Energy R and D in Germany

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Germany's total national (i.e., combined public and private sector) funding for R&D stood at $42 billion in 1997. The private sector accounted for nearly 62% ($24 billion) of the total, while the public sector accounted for approximately 38%. Since the late 1970s, when the public and private sectors each funded roughly half of Germany's R&D, the private sector has steadily assumed a larger and larger role as the dominant supporter of R&D activity, while overall government funding has remained essentially flat for much of the past two decades. In addition to declining relative to private R&D expenditures, public R&D expenditures ... continued below

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30 pages

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Runci, PJ November 1, 1999.

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Description

Germany's total national (i.e., combined public and private sector) funding for R&D stood at $42 billion in 1997. The private sector accounted for nearly 62% ($24 billion) of the total, while the public sector accounted for approximately 38%. Since the late 1970s, when the public and private sectors each funded roughly half of Germany's R&D, the private sector has steadily assumed a larger and larger role as the dominant supporter of R&D activity, while overall government funding has remained essentially flat for much of the past two decades. In addition to declining relative to private R&D expenditures, public R&D expenditures in Germany declined by 4% in real terms between 1991 and 1997, to approximately $15 billion. The reduction in R&D investments in the public sector can be attributed in large part to the financial challenges associated with German reunification and related shifts in social priorities including efforts to address high unemployment and to rebuild basic infrastructure in the eastern states. R&D expenditures have also declined as a percentage of the total public budget, from a peak of 3.4% in 1985 to 2.7% in 1996. Energy R&D has been the hardest hit of all major socioeconomic areas of R&D expenditure funded by the German government. Between 1981 and 1997, public energy R&D fell from approximately $1.6 billion to $400 million--a 75% real decline. The $850 million reduction in Germany's fission R&D budget (which constituted two-thirds of government R&D investment in 1985) explains some 90% of the funding decline. Negative public perceptions regarding the safety and environmental impacts of nuclear energy have reduced nuclear power's viability as a long-term energy option for Germany. Discussions of a complete nuclear phaseout are now under way. At the same time, the German government has slashed its investments in fossil energy R&D by more than 90%. While energy efficiency and renewable energy technologies have fared relatively well in comparison with other energy technology areas, government support for all areas of energy R&D has declined in absolute terms since 1990. Remaining public and private sector energy R&D investments focus increasingly technology demonstration and commercialization efforts with relatively short time horizons.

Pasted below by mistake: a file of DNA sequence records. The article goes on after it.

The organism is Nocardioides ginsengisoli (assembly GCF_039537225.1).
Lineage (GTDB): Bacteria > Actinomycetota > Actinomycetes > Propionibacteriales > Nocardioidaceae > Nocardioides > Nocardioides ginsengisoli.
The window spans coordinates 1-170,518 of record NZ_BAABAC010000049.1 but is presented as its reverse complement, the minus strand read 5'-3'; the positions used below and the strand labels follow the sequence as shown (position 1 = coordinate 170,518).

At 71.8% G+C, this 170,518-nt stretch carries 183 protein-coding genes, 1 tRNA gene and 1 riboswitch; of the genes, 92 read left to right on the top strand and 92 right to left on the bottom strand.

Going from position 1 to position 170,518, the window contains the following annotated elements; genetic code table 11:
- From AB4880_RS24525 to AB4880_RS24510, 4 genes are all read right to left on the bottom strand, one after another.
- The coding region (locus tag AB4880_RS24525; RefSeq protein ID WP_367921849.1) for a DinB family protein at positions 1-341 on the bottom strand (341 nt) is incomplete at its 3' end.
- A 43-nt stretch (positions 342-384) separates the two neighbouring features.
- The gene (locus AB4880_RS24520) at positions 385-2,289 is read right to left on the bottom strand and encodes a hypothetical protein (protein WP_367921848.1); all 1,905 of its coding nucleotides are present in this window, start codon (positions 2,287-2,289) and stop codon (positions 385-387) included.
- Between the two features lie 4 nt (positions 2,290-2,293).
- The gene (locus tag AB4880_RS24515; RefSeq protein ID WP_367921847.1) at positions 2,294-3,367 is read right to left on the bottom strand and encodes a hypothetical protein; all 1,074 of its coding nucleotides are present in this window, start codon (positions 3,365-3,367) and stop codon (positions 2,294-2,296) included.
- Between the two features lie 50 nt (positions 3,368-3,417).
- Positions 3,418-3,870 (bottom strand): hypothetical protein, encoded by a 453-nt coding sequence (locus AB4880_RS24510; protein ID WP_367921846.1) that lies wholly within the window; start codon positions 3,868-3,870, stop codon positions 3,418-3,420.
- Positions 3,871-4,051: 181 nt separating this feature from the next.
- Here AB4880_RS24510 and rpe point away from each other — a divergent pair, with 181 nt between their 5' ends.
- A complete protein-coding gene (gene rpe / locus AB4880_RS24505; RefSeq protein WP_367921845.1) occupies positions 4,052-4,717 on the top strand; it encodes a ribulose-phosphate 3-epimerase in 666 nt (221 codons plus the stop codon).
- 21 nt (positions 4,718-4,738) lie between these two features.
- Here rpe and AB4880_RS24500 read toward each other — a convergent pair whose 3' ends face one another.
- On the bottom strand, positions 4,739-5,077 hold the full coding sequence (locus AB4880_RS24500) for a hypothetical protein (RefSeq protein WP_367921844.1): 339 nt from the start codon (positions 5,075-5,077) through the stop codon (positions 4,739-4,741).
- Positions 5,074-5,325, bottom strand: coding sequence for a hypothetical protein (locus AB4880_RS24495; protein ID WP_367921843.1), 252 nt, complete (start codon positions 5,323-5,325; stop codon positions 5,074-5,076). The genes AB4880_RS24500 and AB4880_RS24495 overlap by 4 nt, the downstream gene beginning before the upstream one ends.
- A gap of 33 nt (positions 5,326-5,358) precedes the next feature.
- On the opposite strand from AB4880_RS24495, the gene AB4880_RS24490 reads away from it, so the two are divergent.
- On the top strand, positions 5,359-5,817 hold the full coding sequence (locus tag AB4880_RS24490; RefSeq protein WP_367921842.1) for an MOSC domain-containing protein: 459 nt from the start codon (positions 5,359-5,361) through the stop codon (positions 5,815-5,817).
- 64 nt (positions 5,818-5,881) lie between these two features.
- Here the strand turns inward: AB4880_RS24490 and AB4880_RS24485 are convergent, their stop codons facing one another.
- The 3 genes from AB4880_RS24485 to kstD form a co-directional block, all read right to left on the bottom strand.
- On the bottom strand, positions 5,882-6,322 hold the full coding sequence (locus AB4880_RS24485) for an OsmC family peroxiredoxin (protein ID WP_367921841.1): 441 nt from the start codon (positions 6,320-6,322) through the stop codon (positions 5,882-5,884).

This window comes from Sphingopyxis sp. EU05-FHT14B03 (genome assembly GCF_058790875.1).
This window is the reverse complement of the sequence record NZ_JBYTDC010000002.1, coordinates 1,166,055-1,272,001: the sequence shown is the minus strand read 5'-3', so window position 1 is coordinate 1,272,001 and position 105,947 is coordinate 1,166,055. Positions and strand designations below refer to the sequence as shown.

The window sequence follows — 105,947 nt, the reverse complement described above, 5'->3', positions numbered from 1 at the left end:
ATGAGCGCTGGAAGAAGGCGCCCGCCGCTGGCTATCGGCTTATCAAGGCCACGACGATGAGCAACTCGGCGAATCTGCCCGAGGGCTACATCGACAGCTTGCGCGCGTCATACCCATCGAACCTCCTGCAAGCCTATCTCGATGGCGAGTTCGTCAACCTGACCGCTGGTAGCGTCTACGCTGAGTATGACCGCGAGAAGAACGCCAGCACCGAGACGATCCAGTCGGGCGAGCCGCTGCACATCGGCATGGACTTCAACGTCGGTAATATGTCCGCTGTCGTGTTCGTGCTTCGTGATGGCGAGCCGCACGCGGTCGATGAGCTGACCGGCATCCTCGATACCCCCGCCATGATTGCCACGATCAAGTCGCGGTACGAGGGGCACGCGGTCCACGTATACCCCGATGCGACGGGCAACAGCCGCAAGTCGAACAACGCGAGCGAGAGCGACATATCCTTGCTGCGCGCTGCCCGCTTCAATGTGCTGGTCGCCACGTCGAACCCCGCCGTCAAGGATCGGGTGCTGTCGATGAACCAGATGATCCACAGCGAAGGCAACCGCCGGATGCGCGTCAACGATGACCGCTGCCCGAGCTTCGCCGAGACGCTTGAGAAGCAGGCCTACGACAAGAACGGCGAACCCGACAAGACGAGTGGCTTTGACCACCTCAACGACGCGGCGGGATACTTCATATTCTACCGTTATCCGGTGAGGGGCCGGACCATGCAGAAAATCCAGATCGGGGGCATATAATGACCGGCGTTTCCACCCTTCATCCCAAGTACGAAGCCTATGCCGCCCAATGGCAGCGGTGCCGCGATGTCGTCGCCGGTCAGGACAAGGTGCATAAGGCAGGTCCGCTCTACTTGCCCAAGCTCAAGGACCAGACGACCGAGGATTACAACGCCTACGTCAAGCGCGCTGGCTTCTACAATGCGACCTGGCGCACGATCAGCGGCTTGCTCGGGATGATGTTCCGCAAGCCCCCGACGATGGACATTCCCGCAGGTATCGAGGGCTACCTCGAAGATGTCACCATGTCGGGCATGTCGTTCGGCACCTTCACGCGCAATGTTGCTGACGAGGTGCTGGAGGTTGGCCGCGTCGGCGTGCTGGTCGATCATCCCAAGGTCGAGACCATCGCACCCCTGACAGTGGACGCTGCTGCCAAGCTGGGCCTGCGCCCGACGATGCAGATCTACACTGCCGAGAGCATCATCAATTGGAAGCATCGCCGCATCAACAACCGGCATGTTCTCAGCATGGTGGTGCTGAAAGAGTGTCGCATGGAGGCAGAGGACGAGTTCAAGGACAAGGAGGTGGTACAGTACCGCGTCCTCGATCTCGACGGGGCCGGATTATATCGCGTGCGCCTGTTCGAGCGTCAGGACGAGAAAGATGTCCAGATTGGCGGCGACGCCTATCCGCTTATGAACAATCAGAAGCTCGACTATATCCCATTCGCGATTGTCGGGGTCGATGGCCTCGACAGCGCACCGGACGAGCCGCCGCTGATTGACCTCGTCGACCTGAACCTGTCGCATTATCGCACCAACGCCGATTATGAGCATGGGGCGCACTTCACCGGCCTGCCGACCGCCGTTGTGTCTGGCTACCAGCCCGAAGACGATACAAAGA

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30 pages

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  • Other Information: PBD: 1 Nov 1999

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  • Report No.: PNNL-12207
  • Report No.: KD0100000
  • Grant Number: AC06-76RL01830
  • DOI: 10.2172/14222 | External Link
  • Office of Scientific & Technical Information Report Number: 14222
  • Archival Resource Key: ark:/67531/metadc618358

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Office of Scientific & Technical Information Technical Reports

Reports, articles and other documents harvested from the Office of Scientific and Technical Information.

Office of Scientific and Technical Information (OSTI) is the Department of Energy (DOE) office that collects, preserves, and disseminates DOE-sponsored research and development (R&D) results that are the outcomes of R&D projects or other funded activities at DOE labs and facilities nationwide and grantees at universities and other institutions.

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  • November 1, 1999

Added to The UNT Digital Library

  • June 16, 2015, 7:43 a.m.

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  • April 6, 2016, 2:09 p.m.

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Runci, PJ. Energy R and D in Germany, report, November 1, 1999; Richland, Washington. (digital.library.unt.edu/ark:/67531/metadc618358/: accessed December 12, 2017), University of North Texas Libraries, Digital Library, digital.library.unt.edu; crediting UNT Libraries Government Documents Department.